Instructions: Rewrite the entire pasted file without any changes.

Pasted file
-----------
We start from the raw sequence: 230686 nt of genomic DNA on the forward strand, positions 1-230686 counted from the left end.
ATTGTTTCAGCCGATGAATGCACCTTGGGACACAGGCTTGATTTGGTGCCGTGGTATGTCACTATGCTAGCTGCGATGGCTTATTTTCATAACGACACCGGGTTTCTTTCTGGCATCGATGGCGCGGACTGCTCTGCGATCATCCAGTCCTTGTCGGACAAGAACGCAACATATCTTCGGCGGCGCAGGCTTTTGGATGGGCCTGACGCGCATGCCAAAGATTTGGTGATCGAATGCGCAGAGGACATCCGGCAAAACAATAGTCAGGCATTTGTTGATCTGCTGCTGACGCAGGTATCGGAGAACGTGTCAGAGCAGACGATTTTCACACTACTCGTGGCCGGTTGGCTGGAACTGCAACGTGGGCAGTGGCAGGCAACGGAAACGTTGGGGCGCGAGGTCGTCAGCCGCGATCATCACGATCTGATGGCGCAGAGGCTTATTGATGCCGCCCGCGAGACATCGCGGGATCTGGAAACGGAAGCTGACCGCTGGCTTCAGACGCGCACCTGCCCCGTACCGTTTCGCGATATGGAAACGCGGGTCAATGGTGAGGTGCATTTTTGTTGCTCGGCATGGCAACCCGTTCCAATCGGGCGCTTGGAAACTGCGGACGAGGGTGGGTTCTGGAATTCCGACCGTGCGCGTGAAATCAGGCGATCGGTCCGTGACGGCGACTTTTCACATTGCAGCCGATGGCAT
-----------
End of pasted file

We start from the raw sequence: 230686 nt of genomic DNA on the forward strand, positions 1-230686 counted from the left end.
ATTGTTTCAGCCGATGAATGCACCTTGGGACACAGGCTTGATTTGGTGCCGTGGTATGTCACTATGCTAGCTGCGATGGCTTATTTTCATAACGACACCGGGTTTCTTTCTGGCATCGATGGCGCGGACTGCTCTGCGATCATCCAGTCCTTGTCGGACAAGAACGCAACATATCTTCGGCGGCGCAGGCTTTTGGATGGGCCTGACGCGCATGCCAAAGATTTGGTGATCGAATGCGCAGAGGACATCCGGCAAAACAATAGTCAGGCATTTGTTGATCTGCTGCTGACGCAGGTATCGGAGAACGTGTCAGAGCAGACGATTTTCACACTACTCGTGGCCGGTTGGCTGGAACTGCAACGTGGGCAGTGGCAGGCAACGGAAACGTTGGGGCGCGAGGTCGTCAGCCGCGATCATCACGATCTGATGGCGCAGAGGCTTATTGATGCCGCCCGCGAGACATCGCGGGATCTGGAAACGGAAGCTGACCGCTGGCTTCAGACGCGCACCTGCCCCGTACCGTTTCGCGATATGGAAACGCGGGTCAATGGTGAGGTGCATTTTTGTTGCTCGGCATGGCAACCCGTTCCAATCGGGCGCTTGGAAACTGCGGACGAGGGTGGGTTCTGGAATTCCGACCGTGCGCGTGAAATCAGGCGATCGGTCCGTGACGGCGACTTTTCACATTGCAGCCGATGGCAT